Samuel was aging. The elders in Israel saw that Samuel’s sons were not like him. They demanded a king to lead them. They wanted a leader. They wanted to be like other nations. First Samuel 8:5 records their request: “You are old, and your sons do not follow your ways; now appoint a king to lead us, such as all the other nations have.”
Samuel inquired of God. God told him to warn the people: it would not go well for them, and they would be subjected and conscripted. The elders and people would not listen to Samuel’s warning and insisted that they wanted a king.
God’s instruction to Samuel is both surprising and perplexing, “Listen to them and give them a king.”
When the Israelites exited Egypt, God chose for them to be a theocratic nation. He chose a servant leader, Moses, who was a shepherd of the people and God’s prophet. Moses was not a king, and he was not a military leader.
God brought his people to Sinai. There he met with his servant Moses and gave the people instructions for living. At Sinai, the nomadic Israelites were organized. The Torah contains 613 guidelines. We call them laws, and some were. But more importantly, those laws were instructions for life. At least, those were the major laws within the 613.
There were other important, but minor, laws. While the major laws focused on living obediently with their God, the minor laws focused on living in shalom with each other. As the nomadic people came together and in closer quarters, laws were given to insure that they would respect each other and not be abusive; laws were given to protect them from the spread of disease; laws were given to pertaining to sanitation and food preservation. All of these together were God’s instructions to move his people from informal tribal society to a chosen and unified nation.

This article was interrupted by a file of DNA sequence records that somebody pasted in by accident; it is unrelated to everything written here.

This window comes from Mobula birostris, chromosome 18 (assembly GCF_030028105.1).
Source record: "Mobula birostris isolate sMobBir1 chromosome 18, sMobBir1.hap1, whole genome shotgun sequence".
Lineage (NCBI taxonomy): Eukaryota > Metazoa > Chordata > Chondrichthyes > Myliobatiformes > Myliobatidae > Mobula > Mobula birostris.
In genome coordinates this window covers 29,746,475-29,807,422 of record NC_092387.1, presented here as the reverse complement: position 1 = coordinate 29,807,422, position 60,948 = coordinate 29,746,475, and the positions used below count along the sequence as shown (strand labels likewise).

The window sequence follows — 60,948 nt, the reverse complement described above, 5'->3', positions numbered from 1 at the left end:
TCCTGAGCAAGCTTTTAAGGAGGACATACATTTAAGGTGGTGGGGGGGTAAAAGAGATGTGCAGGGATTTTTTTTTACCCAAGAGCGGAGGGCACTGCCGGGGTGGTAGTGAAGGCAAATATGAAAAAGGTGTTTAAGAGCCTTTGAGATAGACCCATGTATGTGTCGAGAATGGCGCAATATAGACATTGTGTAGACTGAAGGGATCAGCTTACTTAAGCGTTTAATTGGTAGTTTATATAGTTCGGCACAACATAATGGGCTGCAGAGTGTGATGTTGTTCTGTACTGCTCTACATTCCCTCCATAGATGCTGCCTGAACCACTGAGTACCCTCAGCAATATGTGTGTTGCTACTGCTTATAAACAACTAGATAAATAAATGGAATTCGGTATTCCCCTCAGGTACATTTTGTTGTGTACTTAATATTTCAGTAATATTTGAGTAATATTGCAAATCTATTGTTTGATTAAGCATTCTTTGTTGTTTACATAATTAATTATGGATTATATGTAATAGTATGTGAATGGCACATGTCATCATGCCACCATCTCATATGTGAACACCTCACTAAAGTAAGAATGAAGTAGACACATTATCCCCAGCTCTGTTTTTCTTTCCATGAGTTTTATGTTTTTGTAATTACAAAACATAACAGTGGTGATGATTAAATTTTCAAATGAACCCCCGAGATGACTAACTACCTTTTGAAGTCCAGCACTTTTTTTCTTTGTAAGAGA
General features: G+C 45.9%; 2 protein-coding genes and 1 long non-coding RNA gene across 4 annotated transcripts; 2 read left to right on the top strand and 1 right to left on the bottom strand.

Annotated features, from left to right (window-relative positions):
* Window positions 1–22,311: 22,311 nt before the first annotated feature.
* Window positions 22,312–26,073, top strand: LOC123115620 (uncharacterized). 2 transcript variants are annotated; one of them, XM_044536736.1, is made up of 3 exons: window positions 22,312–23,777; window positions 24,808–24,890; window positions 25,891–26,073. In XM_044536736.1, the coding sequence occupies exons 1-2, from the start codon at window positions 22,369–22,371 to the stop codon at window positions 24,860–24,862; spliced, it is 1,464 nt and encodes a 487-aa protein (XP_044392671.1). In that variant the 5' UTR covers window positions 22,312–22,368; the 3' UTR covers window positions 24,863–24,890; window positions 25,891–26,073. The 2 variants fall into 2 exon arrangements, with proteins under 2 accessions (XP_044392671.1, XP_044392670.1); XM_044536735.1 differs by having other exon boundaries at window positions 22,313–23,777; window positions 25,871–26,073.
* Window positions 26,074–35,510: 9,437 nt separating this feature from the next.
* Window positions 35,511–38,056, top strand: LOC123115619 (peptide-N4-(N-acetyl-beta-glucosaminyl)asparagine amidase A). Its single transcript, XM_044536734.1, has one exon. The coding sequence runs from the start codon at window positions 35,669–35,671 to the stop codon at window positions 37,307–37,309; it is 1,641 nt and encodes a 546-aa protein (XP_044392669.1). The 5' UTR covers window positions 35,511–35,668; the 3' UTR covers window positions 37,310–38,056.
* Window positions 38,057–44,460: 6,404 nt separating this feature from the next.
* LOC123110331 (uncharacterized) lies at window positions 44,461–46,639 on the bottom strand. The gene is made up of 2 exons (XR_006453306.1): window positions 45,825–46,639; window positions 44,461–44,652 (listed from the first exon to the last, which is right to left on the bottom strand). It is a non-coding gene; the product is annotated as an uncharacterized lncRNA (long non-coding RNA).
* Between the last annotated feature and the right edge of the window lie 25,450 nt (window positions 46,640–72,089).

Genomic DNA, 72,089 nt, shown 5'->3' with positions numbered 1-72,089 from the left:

One of the mysteries of the Bible is how God has chosen to be in relation with his children. God clearly directed his chosen people and gave them a guide for living. Along the Israelite journey, disobedience was dealt with severely. Three thousand were killed at Sinai after the golden calf incident. The Israelites were left to wander in the desert for 40 years to learn obedience. Even Moses was punished for striking a rock instead of speaking to it. The harsh punishments that followed disobedience only make sense when we understand that God was teaching his children how to live obediently with him.
And yet, they never learned. Each turn from disobedience to obedience was temporary. Disobedience returned throughout the biblical story. We shouldn’t really be surprised. That is our story, and the story of the human condition, in each generation.
The fledgling nation did eventually cross the Jordan and inherit the Promised Land. For his faults, Moses led them well. He turned the reins over to Joshua, who also led well. But Joshua failed, too. He didn’t wipe out the pagans and idolaters from the land.
The tribes of Israel also knew tribalism better than unified nationhood. The period of the judges was chaotic. Israel was a mess, with highs and lows and a lack of leadership.
At the end of the period of the judges, good prophet Samuel led. But even he was unable to prepare the next generation to lead for God. Rather than seeking a leader for God, the elders of Israel chose poorly. They looked at the nations around them and said, we want to be like them.
Their decision had a permanent and tragic consequence. God desired for his people to follow his perfect ways. His people were choosing to be led by flawed humans instead. It would not end well.
Are you called to lead? The question for each of us who answers yes to that question is this: will you choose to lead for God, or will you choose to lead for yourself?
There is little that is new under the sun.
(this devotional is the first in a series of four devotionals which could be called: We Three Kings)
Devotionals are written by Jeff Blamer, Vice President of Member Services